Democrats arrive early, cheer on president

When George Bush gave his first State of the Union to a Democratic-controlled Congress, Rep. Sheila Jackson LeeSheila Jackson LeeDemocratic attorneys criticize House Judiciary Democrats' questioning of Barr Steyer endorses reparations bill, commits to working with Jackson Lee Democrats set to hold out for big police reform MORE claimed her seat at 8:06 a.m., nearly 13 hours before the speech.

That was for a white, conservative Republican she didn’t much like.

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For the first African-American president, the liberal black Democrat from Texas showed up a whole lot earlier — as in, the night before.

Jackson Lee showed up Monday night and tried to tape her name to a seat.

The floor staff wasn’t having it.

"She was told she could put her name there, but it wouldn’t be there in the morning," a member recounted, an episode confirmed by another lawmaker. Another person present remarked that the incident was tense, but not loud.

So, instead, she was waiting at 7 a.m. Tuesday when the U.S. Capitol Police unlocked the chamber. In an interview, she wouldn’t talk about trying to reserve a seat Monday and would say only, rather elliptically, that "it’s an early time."

"And it’s well worth it to represent your constituents," she explained.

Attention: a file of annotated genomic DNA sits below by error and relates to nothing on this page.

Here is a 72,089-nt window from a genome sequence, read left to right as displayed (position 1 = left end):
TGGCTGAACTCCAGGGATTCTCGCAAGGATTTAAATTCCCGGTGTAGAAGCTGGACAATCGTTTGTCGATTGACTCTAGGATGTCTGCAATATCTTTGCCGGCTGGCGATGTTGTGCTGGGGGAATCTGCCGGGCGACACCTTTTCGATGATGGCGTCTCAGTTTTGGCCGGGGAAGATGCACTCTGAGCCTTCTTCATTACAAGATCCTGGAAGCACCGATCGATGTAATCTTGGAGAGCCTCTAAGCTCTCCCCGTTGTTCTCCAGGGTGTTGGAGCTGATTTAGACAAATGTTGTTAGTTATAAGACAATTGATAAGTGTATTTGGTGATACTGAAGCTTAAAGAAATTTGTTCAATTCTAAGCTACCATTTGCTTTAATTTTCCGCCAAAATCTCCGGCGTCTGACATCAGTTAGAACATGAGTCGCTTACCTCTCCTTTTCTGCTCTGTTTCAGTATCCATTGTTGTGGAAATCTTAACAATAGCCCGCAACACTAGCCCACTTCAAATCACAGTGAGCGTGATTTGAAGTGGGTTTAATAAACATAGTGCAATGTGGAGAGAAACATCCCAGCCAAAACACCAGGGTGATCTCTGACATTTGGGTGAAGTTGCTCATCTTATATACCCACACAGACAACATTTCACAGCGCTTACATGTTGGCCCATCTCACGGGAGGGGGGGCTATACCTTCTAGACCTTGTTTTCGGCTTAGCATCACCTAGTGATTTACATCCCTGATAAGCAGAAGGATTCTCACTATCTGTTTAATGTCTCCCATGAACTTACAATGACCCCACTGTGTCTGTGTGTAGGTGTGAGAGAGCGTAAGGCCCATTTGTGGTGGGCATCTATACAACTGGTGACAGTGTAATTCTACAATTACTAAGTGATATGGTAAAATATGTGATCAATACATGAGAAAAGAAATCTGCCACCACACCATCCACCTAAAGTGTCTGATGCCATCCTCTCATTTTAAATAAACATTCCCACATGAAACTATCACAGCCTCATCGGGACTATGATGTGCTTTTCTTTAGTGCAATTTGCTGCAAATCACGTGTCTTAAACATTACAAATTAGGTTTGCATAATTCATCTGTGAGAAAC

She got her aisle seat.

The lengths she went to are a measure of the enthusiasm generated for Obama’s "address to a Joint Session of Congress," a not-quite State of the Union that still marks another "famous first" for the only African-American to reach the White House.

Since Election Day, there has been a flood of such firsts. But lawmakers say it isn’t getting old.

"The desire for equality is older than the republic," explained Rep. Jesse Jackson Jr. (D-Ill.), who also claimed a prized aisle seat. "Every step Barack ObamaBarack Hussein ObamaGraham says he appreciates Trump orders, but 'would much prefer a congressional agreement' 'This already exists': Democrats seize on potential Trump executive order on preexisting conditions Biden's immigration plan has serious problems MORE takes is a validation of the greatness of the country."

While some House members vied for the attention that the best seats would get them, one senator had all eyes on him without even waiting for hours.

Sen. Roland Burris (D-Ill.) didn’t get to the chamber early. In fact, he was close to the back of the pack when the Senate filed in. He trailed right behind Sen. Joe Lieberman (I-Conn.), who appears to be in better standing with Democrats than Burris, even though Lieberman endorsed the Republican nominee for president.

It was Burris's first day back after a steady tide of revelations about his handling of his Senate appointment — to Obama’s old seat — eroded his credibility by the day.

Burris had met earlier in the day with fellow Illinois Democratic Sen. Dick DurbinRichard (Dick) Joseph DurbinSunday shows preview: White House, congressional Democrats unable to breach stalemate over coronavirus relief On The Money: Pessimism grows as coronavirus talks go down to the wire | Jobs report poised to light fire under COVID-19 talks | Tax preparers warn unemployment recipients could owe IRS Pessimism grows as coronavirus talks go down to the wire MORE, who made no secret afterward that he’d told Burris to resign.

As Burris entered the chamber, he walked quickly by Durbin. Their eyes never met.